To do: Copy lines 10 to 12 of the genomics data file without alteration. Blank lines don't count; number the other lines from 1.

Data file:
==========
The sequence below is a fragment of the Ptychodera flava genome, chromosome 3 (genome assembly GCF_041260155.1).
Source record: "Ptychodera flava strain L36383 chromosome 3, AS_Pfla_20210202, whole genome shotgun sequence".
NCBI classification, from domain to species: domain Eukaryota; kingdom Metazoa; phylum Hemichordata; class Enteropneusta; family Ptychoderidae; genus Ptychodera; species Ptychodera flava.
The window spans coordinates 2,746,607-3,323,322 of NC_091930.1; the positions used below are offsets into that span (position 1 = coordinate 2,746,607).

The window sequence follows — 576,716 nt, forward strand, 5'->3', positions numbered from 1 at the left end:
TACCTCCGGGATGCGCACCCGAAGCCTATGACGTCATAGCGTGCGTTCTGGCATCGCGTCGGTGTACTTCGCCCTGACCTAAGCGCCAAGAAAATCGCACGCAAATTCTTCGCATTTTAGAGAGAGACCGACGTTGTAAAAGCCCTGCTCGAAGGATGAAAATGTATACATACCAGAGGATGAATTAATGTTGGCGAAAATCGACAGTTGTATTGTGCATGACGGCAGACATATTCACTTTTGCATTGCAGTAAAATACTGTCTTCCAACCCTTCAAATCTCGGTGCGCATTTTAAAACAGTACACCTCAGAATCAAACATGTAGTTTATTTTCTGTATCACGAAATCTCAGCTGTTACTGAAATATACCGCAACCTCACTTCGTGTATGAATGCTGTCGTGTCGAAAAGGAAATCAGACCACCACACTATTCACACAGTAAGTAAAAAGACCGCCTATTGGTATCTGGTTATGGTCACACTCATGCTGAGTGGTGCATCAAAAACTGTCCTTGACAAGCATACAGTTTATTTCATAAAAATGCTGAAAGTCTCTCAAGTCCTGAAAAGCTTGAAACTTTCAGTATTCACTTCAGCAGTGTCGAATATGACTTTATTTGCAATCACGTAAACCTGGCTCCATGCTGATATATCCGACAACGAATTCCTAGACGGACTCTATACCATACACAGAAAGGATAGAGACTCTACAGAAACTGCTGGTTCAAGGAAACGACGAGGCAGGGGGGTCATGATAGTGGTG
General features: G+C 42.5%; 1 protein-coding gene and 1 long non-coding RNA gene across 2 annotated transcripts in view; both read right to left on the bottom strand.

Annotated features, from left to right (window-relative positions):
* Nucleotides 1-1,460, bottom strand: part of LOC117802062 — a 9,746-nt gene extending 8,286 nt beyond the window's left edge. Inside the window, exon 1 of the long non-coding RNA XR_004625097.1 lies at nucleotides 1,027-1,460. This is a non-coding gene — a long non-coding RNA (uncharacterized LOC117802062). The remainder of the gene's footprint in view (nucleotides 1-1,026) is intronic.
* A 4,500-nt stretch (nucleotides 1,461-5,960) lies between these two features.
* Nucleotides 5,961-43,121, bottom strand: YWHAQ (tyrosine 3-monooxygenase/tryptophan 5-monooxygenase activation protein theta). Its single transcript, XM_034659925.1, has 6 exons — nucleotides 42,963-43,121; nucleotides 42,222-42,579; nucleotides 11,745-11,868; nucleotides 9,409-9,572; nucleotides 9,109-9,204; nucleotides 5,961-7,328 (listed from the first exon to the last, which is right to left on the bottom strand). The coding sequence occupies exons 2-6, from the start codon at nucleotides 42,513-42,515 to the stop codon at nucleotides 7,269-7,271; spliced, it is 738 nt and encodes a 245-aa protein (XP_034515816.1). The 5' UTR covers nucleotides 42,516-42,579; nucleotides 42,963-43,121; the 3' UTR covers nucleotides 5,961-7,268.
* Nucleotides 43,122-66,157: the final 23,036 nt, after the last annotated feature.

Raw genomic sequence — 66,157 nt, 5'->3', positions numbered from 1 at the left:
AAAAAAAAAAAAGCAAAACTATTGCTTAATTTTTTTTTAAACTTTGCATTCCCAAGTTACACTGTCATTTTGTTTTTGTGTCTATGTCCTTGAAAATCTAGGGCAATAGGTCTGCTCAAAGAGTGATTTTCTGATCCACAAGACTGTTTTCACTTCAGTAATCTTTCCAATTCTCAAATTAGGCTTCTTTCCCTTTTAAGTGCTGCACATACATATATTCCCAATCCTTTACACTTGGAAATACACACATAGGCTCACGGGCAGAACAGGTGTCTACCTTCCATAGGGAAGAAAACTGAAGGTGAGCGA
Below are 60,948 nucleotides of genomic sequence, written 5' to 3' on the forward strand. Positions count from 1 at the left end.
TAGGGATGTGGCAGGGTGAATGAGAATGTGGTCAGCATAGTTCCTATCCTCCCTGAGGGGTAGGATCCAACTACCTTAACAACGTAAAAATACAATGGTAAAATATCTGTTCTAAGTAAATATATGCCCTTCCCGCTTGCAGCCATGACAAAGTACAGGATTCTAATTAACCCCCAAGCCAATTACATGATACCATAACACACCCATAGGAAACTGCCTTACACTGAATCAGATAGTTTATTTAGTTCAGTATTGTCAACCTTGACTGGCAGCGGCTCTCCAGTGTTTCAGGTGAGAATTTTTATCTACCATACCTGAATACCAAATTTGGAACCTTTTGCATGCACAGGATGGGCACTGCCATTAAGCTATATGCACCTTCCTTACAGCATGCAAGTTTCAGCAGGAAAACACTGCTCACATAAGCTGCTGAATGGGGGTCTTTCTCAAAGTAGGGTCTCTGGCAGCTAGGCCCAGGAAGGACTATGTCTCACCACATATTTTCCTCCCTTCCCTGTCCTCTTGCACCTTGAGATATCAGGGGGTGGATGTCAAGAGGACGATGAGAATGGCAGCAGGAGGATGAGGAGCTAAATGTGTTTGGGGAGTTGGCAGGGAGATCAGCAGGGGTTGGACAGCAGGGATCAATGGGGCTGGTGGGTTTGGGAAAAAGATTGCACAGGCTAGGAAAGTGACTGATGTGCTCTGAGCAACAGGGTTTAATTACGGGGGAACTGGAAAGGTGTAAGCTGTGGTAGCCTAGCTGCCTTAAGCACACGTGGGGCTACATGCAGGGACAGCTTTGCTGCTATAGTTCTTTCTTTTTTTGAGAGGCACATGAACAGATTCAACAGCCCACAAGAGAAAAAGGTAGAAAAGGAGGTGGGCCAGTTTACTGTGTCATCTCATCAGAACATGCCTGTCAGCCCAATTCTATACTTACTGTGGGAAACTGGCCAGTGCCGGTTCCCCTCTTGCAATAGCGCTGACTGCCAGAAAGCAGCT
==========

* A 4,500-nt stretch (nucleotides 1,461-5,960) lies between these two features.
* Nucleotides 5,961-43,121, bottom strand: YWHAQ (tyrosine 3-monooxygenase/tryptophan 5-monooxygenase activation protein theta). Its single transcript, XM_034659925.1, has 6 exons — nucleotides 42,963-43,121; nucleotides 42,222-42,579; nucleotides 11,745-11,868; nucleotides 9,409-9,572; nucleotides 9,109-9,204; nucleotides 5,961-7,328 (listed from the first exon to the last, which is right to left on the bottom strand). The coding sequence occupies exons 2-6, from the start codon at nucleotides 42,513-42,515 to the stop codon at nucleotides 7,269-7,271; spliced, it is 738 nt and encodes a 245-aa protein (XP_034515816.1). The 5' UTR covers nucleotides 42,516-42,579; nucleotides 42,963-43,121; the 3' UTR covers nucleotides 5,961-7,268.
* Nucleotides 43,122-66,157: the final 23,036 nt, after the last annotated feature.